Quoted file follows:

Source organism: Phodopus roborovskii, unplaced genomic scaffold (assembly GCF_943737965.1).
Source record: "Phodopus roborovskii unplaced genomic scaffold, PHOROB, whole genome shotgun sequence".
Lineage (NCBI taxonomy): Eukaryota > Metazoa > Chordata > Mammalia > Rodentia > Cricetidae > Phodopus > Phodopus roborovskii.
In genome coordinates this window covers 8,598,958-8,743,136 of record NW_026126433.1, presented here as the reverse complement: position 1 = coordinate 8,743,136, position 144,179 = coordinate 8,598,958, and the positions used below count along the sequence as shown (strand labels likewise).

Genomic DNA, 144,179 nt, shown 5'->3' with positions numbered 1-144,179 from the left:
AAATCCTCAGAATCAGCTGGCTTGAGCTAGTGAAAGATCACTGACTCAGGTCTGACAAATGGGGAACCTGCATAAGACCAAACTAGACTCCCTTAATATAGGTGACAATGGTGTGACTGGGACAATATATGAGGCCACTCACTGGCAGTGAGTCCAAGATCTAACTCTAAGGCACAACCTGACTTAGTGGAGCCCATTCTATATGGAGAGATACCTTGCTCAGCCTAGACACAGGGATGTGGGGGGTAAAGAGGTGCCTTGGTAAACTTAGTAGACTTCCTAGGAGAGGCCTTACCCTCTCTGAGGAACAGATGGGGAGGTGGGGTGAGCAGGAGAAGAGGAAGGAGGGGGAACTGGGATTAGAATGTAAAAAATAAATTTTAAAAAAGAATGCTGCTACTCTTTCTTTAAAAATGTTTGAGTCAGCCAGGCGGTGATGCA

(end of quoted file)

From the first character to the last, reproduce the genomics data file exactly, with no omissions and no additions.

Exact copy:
Source organism: Phodopus roborovskii, unplaced genomic scaffold (assembly GCF_943737965.1).
Source record: "Phodopus roborovskii unplaced genomic scaffold, PHOROB, whole genome shotgun sequence".
Lineage (NCBI taxonomy): Eukaryota > Metazoa > Chordata > Mammalia > Rodentia > Cricetidae > Phodopus > Phodopus roborovskii.
In genome coordinates this window covers 8,598,958-8,743,136 of record NW_026126433.1, presented here as the reverse complement: position 1 = coordinate 8,743,136, position 144,179 = coordinate 8,598,958, and the positions used below count along the sequence as shown (strand labels likewise).

Genomic DNA, 144,179 nt, shown 5'->3' with positions numbered 1-144,179 from the left:
AAATCCTCAGAATCAGCTGGCTTGAGCTAGTGAAAGATCACTGACTCAGGTCTGACAAATGGGGAACCTGCATAAGACCAAACTAGACTCCCTTAATATAGGTGACAATGGTGTGACTGGGACAATATATGAGGCCACTCACTGGCAGTGAGTCCAAGATCTAACTCTAAGGCACAACCTGACTTAGTGGAGCCCATTCTATATGGAGAGATACCTTGCTCAGCCTAGACACAGGGATGTGGGGGGTAAAGAGGTGCCTTGGTAAACTTAGTAGACTTCCTAGGAGAGGCCTTACCCTCTCTGAGGAACAGATGGGGAGGTGGGGTGAGCAGGAGAAGAGGAAGGAGGGGGAACTGGGATTAGAATGTAAAAAATAAATTTTAAAAAAGAATGCTGCTACTCTTTCTTTAAAAATGTTTGAGTCAGCCAGGCGGTGATGCA